• Various ownership transfer operations related to transferring assets between entities of a supply chain using a private and a public distributed consensus network will now be described.
  • FIG. 1 shows a computer-implemented method for processing an asset within a supply chain, using distributed ledger of transaction records, the ledgers being respectively maintained by devices in public and private distributed consensus networks. The method will typically be performed by an application running on a suitably enabled computer.
  • At step 101 there is provided a private distributed ledger maintained by a distributed consensus network, and a step 102 there is a provided a public distributed ledger maintained by a distributed consensus network. In this example, the public distributed network is implemented as one or more blockchains forming two-way pegged sidechain(s) to a parent blockchain of the private distributed consensus network. Sidechains which enable assets to be transferred between blockchains are described in Adam Back et al., “Enabling Blockchain Innovations with Pegged Sidechains” (2014) which is also incorporated by reference. A sidechain is a blockchain that can validate data from other blockchains. A two-way peg refers to any mechanism by which an asset may be transferred between the linked chains and back. A pegged sidechain is a sidechain whose assets can be imported from and returned to other chains; that is a sidechain that supports two-way pegged assets.
  • Assets which are moved between the sidechain and the parent chain are able to be moved back by the current owner. An asset transfer is atomic, that is it happens entirely or none at all. Preferably, a sidechain is firewalled such that any bug in the sidechain enabling illegitimate creation or theft in that chain should not result in the illegitimate creation or theft of assets on any other chain. Pegged sidechains provide proof of possession in the transfer transaction themselves, avoiding the need of nodes to track back the sending chain. For example, when moving an asset from one blockchain to another, a transaction may be created in the first blockchain (e.g. the private blockchain), then a transaction is created on the second blockchain (e.g. the public blockchain) whose inputs provide cryptographic proof that the transaction was performed correctly, it will be appreciated however, that other implementations of linking two distributed consensus network may only require a transaction record to be recorded in the second network (e.g. the public network).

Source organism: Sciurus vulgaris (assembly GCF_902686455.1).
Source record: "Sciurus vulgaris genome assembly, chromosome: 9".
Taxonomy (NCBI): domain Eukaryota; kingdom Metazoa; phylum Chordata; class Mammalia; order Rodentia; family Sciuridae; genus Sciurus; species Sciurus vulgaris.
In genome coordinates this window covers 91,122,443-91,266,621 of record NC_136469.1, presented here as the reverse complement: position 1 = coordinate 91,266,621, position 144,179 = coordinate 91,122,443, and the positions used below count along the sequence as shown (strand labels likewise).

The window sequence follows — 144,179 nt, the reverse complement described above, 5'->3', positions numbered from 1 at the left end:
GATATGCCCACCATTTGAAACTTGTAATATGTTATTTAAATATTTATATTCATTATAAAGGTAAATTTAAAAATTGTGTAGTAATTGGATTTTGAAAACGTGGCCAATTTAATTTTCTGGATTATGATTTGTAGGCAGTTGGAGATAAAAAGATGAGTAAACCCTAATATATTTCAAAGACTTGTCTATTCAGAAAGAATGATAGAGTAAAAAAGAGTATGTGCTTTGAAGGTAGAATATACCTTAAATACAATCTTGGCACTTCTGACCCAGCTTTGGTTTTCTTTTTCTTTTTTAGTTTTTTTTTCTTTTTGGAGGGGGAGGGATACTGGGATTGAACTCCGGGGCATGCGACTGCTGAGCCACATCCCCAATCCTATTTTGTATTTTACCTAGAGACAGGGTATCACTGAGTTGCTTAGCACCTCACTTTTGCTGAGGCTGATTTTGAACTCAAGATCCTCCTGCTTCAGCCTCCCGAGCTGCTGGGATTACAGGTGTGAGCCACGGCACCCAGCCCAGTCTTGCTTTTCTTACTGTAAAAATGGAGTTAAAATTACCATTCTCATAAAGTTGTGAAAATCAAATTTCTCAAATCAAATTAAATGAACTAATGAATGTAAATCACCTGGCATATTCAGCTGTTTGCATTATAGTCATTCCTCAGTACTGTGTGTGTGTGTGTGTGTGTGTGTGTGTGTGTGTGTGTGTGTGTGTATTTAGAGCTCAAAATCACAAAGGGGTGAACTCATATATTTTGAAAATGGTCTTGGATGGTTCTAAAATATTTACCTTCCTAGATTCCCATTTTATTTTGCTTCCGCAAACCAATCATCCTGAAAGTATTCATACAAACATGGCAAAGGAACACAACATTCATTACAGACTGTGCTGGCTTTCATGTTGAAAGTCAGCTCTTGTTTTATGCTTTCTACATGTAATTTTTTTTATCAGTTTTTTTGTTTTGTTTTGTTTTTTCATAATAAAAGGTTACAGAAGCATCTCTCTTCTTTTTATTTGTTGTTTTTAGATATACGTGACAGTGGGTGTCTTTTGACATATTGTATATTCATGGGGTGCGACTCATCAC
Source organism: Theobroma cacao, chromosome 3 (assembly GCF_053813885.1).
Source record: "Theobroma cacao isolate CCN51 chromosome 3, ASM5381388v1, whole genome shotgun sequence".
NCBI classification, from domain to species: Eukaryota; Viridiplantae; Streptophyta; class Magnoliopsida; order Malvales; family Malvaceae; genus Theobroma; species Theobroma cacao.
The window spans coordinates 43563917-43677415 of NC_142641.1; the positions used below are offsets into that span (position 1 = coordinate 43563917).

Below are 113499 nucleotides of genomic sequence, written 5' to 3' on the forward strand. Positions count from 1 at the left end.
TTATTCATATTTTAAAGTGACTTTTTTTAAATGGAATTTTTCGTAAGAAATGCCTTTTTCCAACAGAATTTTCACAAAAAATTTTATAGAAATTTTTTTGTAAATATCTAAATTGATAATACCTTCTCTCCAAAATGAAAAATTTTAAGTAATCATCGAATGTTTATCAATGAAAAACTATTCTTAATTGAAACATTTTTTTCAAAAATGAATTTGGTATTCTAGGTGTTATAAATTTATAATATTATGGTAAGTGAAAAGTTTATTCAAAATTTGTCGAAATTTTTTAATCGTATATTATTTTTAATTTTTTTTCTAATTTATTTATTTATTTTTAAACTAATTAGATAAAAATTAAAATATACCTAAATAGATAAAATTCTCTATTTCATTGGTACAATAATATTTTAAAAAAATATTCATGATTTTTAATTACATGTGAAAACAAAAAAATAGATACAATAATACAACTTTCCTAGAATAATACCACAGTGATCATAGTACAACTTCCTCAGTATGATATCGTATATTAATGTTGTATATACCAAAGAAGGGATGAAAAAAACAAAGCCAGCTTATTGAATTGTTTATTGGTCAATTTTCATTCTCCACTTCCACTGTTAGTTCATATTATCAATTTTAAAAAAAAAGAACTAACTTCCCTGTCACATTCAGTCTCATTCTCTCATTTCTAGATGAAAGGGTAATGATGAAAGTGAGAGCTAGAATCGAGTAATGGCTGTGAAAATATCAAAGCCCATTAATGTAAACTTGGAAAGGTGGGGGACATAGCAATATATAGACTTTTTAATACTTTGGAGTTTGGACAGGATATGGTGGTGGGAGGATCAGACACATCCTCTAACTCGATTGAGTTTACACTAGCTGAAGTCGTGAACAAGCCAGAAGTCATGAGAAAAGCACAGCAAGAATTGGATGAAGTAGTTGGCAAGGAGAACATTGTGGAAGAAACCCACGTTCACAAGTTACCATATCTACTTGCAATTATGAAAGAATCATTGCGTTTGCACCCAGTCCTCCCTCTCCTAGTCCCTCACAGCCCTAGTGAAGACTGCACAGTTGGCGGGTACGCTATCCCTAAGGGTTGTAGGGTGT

• The first and second distributed consensus networks may be respectively configured to be maintained via an abstract (or abstraction) layer for example. In other words, an abstract layer may be used to configure the underlying blockchain technology.
  • Each entity of a supply chain is associated with at least one node of either the first or second distributed consensus network. Typically, the supply chain includes one owner, and many manufacturers, wholesalers and retailers, whilst the number of consumers can reach millions for example, as schematically shown in FIG. 2.
  • In some embodiments, the distributed consensus network includes at least one ‘non-transactional’ node'. The non-transactional node is typically a dedicated reporting node associated with any entity and there may be more than one such nodes (as each entity may have at least one reporting node) as entities may have different requirements and preferences for exporting data and they may have access to only certain parts of the data. The ledger is maintained by nodes within the private network except the at least one non-transactional node. Including a non-transactional node provides a performance advantage. The non-transactional node may contain a read-only copy of the ledger for example, but it does not take part in transactions or the consensus algorithm of the distributed consensus network. Queries can therefore be performed on the non-transactional node without impacting the performance of the entire network (i.e. blockchain). The function of the non-transactional node may be a dedicated reporting node whose purpose is extraction of data to enable reporting for example. The non-transactional node may be updated when a transaction take place and as part of this update, the non-transactional node verifies that the new block is valid and an authentic part of the chain but does not take part in the process of validating a transaction by a consensus of other nodes on the network. An additional function of the non-transactional node may be to verify the authenticity of an asset, license or product, for example.